Located along Beach Drive in West Seattle, Me-kwa-mooks Park offers a bit more than what you see from the road. There is a small open lawn area with picnic tables and an information board. Above this area on the hillside are several acres of woodlands with a nice network of trails for leisure walks. Across the street from the Emma Schmitz Memorial Overlook and immediately south of Me-Kwa-Mooks Natural Area, most of the park stretches up the hillside and extends north and farther south on largely undeveloped land. The dense trees provided habitat for many birds, recently including screech owls.
Geology: Don’t let its peaceful feeling fool you, this park has known spectacular geologic upheaval. Me-Kwa-Mooks sits on the Seattle Fault, which caused a 9.0 earthquake about 300 years ago. Its hills and ravines were formed by massive landslides, the results of water filtering through deep, sandy soil onto clay and creating a slippery interface. But this unstable combination has a bright side: it produces the clear springs that flow along the base of the park.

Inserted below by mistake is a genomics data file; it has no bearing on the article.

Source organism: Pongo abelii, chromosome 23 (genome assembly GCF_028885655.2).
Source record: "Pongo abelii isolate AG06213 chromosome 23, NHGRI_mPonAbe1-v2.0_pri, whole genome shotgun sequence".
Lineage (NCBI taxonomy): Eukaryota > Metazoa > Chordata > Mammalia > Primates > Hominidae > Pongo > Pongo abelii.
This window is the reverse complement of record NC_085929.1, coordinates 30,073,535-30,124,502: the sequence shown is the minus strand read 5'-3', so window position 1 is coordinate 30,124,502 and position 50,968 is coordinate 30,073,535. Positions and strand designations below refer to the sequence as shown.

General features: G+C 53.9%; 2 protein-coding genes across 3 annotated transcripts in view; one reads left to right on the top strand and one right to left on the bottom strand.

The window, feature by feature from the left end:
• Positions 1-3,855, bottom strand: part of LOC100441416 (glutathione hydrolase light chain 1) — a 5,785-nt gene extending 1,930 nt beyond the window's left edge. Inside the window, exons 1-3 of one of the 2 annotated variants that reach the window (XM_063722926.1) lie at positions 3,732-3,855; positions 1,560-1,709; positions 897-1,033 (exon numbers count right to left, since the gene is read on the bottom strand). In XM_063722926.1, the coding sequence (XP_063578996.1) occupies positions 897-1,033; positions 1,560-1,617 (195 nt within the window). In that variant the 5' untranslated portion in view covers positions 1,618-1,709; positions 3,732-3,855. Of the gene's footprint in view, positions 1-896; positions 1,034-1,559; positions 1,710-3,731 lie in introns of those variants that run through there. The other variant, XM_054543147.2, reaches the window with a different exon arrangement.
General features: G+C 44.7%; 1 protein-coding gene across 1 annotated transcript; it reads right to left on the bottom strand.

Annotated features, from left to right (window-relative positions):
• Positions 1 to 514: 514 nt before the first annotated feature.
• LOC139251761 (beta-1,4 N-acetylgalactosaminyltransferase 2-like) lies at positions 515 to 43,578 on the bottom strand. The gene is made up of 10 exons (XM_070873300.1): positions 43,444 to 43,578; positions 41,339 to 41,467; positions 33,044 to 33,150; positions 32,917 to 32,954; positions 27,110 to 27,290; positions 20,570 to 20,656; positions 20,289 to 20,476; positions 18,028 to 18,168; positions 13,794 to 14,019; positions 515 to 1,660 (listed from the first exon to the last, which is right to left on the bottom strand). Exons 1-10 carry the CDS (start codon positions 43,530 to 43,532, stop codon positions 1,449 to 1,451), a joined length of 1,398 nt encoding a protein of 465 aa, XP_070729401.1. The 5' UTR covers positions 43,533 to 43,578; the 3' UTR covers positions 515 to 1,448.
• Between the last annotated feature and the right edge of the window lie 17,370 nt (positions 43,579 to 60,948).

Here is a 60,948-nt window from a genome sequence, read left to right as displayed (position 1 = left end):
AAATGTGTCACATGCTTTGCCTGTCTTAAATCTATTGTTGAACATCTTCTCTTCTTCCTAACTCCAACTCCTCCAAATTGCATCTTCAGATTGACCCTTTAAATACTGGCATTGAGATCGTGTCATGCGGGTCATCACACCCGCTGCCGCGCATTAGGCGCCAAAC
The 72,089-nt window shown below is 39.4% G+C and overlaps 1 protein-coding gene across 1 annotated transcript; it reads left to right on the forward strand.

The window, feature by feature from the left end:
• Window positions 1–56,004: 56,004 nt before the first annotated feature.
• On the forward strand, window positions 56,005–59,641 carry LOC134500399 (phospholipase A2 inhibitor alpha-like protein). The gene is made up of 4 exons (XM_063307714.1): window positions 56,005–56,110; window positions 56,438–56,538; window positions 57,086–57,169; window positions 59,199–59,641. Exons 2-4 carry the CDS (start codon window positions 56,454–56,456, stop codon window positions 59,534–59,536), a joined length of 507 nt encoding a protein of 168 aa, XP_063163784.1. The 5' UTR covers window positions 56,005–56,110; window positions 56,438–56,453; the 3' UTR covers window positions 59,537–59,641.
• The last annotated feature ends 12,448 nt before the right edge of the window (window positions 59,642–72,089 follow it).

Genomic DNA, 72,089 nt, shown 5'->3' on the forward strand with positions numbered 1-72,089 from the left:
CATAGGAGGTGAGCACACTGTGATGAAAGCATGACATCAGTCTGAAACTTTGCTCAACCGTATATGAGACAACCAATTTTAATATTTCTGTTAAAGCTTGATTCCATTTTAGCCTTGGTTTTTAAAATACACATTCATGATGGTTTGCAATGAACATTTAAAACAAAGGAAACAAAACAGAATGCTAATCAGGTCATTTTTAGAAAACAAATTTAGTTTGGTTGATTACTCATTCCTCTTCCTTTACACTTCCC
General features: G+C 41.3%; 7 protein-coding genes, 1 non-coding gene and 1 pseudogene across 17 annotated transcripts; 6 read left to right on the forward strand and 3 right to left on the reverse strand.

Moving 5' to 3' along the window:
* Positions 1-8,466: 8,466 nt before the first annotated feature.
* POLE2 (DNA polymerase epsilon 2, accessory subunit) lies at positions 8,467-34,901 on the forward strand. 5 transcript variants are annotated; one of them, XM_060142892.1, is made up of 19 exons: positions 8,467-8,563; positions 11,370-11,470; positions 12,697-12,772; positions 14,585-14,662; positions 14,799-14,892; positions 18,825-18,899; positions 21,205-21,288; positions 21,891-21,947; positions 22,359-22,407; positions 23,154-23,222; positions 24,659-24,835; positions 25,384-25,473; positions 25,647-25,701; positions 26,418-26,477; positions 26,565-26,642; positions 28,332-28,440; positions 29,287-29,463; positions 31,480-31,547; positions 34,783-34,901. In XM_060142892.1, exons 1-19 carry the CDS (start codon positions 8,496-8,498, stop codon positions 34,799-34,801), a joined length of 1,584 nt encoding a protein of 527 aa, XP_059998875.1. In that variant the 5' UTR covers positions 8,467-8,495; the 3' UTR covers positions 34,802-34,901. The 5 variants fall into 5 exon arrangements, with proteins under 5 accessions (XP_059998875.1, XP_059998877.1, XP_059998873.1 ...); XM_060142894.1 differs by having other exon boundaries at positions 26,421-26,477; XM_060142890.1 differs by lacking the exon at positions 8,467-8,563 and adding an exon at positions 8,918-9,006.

When development was proposed for the privately-owned southern portion of Me-Kwa-Mooks in the 1990’s, citizens took action. Through the efforts of many – including Susie King, the Me-Kwa-Mooks/Jacobsen Alliance, the Alki Community Council, Peter Goldman and Martha Kongsgaard, the Cascade Land Conservancy, Seattle Parks and Recreation, and former property owners Jim and Patsy Nelson the land was preserved as the Edwin S. Nelson Addition.